The Skyline Problem

This page explains Java solution to problem The Skyline Problem using TreeMap data structure.

Problem Statement

A city's skyline is the outer contour of the silhouette formed by all the buildings in that city when viewed from a distance. Now suppose you are given the locations and height of all the buildings as shown on a cityscape photo (Figure A), write a program to output the skyline formed by these buildings collectively (Figure B).

Skyline Problem

The geometric information of each building is represented by a triplet of integers [Li, Ri, Hi], where Li and Ri are the x coordinates of the left and right edge of the ith building, respectively, and Hi is its height. It is guaranteed that 0 ≤ Li, Ri ≤ INT_MAX, 0 < Hi ≤ INT_MAX, and Ri - Li > 0. You may assume all buildings are perfect rectangles grounded on an absolutely flat surface at height 0.

For instance, the dimensions of all buildings in Figure A are recorded as: [[2 9 10], [3 7 15], [5 12 12], [15 20 10], [19 24 8]].

The output is a list of "key points" (red dots in Figure B) in the format of [ [x1,y1], [x2, y2], [x3, y3], ... ] that uniquely defines a skyline. A key point is the left endpoint of a horizontal line segment. Note that the last key point, where the rightmost building ends, is merely used to mark the termination of the skyline, and always has zero height. Also, the ground in between any two adjacent buildings should be considered part of the skyline contour.

For instance, the skyline in Figure B should be represented as:[[2 10], [3 15], [7 12], [12 0], [15 10], [20 8], [24, 0]].


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import java.util.*;

class TheSkylineProblem {
    static class Interval {
        int x = 0;
        int y = 0;
        boolean isStart = false;

        Interval(int x, int y, boolean isStart) {
            this.x = x;
            this.y = y;
            this.isStart = isStart;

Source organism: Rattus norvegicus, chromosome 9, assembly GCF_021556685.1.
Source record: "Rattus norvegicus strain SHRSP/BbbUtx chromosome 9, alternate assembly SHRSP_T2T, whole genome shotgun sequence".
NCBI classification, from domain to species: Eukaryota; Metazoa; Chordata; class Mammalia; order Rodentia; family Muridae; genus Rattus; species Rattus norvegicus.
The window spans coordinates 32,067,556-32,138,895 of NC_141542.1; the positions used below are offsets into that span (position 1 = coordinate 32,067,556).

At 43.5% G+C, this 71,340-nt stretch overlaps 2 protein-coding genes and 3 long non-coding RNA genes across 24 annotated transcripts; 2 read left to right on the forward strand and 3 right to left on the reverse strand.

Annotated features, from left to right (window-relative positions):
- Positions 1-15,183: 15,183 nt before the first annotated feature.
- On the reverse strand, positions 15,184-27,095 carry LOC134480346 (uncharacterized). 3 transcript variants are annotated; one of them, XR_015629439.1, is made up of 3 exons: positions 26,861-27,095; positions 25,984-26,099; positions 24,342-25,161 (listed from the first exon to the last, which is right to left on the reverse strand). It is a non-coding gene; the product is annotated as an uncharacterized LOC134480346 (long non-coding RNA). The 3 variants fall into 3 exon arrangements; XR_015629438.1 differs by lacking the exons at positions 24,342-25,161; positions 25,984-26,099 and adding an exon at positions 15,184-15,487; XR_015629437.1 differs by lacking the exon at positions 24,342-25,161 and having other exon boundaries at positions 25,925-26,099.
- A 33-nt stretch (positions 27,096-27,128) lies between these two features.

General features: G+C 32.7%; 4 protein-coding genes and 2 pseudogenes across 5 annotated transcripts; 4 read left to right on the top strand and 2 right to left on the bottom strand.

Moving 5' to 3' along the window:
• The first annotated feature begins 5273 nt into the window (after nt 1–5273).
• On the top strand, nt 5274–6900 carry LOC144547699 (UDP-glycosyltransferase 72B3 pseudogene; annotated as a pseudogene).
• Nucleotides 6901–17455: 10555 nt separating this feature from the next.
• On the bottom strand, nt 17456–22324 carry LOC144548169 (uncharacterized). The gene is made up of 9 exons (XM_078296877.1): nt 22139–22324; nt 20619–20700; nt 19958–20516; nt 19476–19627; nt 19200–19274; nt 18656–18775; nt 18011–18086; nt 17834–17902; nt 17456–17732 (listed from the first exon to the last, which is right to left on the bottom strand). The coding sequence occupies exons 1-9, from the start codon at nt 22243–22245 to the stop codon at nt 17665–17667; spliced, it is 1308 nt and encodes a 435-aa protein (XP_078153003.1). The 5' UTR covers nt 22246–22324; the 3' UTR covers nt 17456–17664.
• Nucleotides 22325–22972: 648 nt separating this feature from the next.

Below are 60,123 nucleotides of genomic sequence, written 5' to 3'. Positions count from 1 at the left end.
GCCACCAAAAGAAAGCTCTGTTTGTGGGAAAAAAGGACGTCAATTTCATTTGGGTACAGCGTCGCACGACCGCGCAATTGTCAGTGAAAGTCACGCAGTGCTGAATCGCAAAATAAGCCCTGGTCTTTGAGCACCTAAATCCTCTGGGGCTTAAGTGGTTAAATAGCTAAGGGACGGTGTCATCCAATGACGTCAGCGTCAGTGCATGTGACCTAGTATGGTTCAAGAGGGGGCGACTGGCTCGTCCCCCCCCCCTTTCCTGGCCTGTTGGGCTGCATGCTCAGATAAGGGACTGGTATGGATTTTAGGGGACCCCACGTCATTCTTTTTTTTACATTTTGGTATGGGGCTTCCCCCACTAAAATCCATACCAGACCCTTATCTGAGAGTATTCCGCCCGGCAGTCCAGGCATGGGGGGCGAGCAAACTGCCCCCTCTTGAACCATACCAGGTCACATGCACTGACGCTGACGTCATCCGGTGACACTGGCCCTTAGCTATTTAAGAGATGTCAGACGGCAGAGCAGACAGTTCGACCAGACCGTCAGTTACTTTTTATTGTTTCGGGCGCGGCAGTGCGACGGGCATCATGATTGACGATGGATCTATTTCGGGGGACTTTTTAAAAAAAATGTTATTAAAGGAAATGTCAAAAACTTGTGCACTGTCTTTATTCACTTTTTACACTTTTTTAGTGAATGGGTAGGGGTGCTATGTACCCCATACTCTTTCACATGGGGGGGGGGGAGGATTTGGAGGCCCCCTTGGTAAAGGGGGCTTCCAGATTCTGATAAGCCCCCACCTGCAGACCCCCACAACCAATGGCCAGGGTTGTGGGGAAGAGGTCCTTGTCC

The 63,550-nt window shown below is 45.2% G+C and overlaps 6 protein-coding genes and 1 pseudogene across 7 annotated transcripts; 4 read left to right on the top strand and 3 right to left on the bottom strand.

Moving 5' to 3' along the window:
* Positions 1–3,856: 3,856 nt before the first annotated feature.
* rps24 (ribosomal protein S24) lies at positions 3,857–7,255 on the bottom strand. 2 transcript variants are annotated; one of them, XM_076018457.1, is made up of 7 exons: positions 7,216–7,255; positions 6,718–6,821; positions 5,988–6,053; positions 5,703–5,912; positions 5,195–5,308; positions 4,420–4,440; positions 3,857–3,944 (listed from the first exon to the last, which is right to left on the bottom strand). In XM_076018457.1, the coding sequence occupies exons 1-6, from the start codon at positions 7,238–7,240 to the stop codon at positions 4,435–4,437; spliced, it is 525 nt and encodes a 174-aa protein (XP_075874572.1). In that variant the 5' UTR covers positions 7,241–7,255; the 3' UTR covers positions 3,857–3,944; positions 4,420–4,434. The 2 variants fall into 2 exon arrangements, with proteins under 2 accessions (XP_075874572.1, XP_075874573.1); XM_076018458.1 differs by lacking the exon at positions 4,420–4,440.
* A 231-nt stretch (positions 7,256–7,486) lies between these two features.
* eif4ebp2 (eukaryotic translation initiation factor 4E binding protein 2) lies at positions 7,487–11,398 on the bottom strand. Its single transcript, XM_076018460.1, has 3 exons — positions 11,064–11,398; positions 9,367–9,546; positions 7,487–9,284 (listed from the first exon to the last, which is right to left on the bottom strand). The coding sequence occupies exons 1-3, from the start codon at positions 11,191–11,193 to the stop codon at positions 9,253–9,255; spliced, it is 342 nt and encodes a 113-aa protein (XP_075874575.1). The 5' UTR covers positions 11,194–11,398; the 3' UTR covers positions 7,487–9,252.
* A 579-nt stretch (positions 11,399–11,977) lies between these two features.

public String toString() {
            return x+" "+y+" "+isStart;

    public List<List<Integer>> getSkyline(int[][] buildings) {
        List<List<Integer>> res = new ArrayList<>();

        //Interval list
        List<Interval> list = new ArrayList<>();

        //Convert building array input into interval
        for(int[] building: buildings) {
            int start = building[0];
            int end = building[1];
            int height = building[2];
            list.add(new Interval(start, height, true));
            list.add(new Interval(end, height, false));

        //Sort Interval list
        Collections.sort(list, new Comparator<Interval>(){
            public int compare(Interval i1, Interval i2) {
                int cmp =, i2.x);
                if(cmp == 0) {
                    if(i1.isStart && i2.isStart) return, i1.y);
                    else if(i1.isStart) return -1;
                    else if(i1.isStart) return 1;
                    else return, i2.y);
                return cmp;

        //Iterate over sorted interval list and update maxHeight based on interval
        TreeMap<Integer, Integer> map = new TreeMap<>();
        int prevMaxHeight = 0;
        int currentMaxHeight = 0;
        map.put(0, 1);
        for(Interval interval: list) {
            //If this is start add height of this building into the map
            if(interval.isStart) {
                map.put(interval.y, map.getOrDefault(interval.y, 0) + 1);
            //Else remove height of this building from the map
            else {
                map.put(interval.y, map.getOrDefault(interval.y, 0) - 1);
                if(map.get(interval.y) == 0) map.remove(interval.y);

            //See if maxHeight changes, if yes add the current interval to the result set
            currentMaxHeight = map.lastKey();
            if(currentMaxHeight != prevMaxHeight) {
                res.add(Arrays.asList(interval.x, currentMaxHeight));
                prevMaxHeight = currentMaxHeight;

        return res;

Time Complexity

O(N log N) Where
N is total number of buildings in an input array

Space Complexity

O(N) Where
N is total number of buildings in an input array